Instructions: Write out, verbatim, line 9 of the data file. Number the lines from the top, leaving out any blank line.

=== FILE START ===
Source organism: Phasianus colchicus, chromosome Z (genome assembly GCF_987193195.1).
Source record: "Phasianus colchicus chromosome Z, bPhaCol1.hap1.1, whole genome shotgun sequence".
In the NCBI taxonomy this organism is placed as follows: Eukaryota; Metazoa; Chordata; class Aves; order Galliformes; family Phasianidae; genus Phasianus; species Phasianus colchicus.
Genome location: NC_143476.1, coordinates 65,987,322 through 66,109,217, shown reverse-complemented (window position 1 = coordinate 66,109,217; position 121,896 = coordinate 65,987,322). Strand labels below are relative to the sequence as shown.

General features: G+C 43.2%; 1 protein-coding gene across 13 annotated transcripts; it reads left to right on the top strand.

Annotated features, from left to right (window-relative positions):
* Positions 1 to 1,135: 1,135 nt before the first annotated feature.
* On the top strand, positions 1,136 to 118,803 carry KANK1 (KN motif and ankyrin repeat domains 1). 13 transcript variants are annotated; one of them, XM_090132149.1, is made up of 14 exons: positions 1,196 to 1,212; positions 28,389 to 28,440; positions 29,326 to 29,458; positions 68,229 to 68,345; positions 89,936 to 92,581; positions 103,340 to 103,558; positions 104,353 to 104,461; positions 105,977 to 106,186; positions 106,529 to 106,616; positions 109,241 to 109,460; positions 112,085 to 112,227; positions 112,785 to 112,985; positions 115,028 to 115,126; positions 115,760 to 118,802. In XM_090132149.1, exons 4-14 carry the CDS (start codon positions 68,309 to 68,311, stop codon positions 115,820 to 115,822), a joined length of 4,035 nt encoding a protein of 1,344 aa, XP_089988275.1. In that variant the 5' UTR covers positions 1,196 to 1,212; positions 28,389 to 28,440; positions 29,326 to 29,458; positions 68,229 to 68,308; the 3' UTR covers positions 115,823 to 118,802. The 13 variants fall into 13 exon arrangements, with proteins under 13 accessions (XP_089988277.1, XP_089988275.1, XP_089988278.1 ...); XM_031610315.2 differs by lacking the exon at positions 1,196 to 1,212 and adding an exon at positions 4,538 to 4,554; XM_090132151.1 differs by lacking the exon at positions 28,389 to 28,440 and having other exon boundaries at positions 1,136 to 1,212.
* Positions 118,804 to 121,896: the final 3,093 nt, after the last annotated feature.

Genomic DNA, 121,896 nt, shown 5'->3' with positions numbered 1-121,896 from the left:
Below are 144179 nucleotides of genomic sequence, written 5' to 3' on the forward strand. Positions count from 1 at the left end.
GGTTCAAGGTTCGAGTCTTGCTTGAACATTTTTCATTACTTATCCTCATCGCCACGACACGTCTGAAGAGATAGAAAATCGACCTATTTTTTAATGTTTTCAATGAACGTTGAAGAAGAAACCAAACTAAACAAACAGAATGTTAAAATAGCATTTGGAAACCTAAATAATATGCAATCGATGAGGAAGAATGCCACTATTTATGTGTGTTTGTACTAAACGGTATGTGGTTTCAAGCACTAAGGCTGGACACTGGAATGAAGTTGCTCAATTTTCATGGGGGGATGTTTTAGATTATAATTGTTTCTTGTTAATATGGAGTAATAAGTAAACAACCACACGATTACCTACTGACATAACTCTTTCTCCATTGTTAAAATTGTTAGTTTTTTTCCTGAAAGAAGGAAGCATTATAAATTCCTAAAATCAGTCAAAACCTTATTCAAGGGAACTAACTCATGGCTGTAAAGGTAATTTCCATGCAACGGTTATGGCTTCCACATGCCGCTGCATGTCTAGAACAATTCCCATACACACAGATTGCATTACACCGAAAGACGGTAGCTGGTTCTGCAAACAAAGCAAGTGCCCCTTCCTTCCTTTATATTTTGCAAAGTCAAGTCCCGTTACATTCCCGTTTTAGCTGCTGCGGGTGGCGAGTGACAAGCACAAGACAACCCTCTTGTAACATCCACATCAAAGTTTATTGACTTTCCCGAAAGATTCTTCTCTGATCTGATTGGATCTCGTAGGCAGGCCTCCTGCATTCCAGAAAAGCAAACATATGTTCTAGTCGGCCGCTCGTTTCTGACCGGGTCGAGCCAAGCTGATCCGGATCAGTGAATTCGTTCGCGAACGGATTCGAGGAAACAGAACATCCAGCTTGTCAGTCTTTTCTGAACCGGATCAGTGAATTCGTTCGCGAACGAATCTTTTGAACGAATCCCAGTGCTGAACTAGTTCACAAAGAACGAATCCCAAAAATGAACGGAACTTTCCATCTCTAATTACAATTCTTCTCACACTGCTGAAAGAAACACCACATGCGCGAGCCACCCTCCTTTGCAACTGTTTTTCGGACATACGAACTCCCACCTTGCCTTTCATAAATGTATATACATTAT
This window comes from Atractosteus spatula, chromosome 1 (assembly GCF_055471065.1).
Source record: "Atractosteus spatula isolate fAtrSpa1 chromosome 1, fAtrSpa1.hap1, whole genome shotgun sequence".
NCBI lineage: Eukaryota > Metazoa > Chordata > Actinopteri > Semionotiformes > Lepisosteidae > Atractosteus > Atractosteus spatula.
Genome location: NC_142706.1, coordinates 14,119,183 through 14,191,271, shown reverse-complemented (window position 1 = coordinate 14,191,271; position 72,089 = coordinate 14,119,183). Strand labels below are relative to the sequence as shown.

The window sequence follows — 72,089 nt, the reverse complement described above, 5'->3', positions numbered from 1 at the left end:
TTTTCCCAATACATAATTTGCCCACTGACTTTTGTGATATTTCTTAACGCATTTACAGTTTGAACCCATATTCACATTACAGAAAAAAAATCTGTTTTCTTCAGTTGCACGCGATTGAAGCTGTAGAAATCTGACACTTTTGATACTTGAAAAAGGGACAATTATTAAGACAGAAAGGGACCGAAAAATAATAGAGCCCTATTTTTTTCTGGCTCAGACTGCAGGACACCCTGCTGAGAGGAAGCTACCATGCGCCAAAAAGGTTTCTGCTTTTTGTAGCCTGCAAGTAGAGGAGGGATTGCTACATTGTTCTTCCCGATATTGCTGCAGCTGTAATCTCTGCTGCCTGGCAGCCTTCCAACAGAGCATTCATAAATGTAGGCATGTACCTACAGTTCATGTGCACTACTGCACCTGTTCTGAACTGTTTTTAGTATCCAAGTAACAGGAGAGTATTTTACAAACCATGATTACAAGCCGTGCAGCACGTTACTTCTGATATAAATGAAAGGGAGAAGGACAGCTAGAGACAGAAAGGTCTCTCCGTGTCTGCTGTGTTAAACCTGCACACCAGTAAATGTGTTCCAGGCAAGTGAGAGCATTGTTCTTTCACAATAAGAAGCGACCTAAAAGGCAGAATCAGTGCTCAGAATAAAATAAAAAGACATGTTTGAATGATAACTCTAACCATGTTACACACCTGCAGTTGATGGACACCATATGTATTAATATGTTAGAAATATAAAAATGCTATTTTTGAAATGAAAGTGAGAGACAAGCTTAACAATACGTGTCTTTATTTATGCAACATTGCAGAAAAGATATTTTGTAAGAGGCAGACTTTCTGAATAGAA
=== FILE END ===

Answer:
* Positions 118,804 to 121,896: the final 3,093 nt, after the last annotated feature.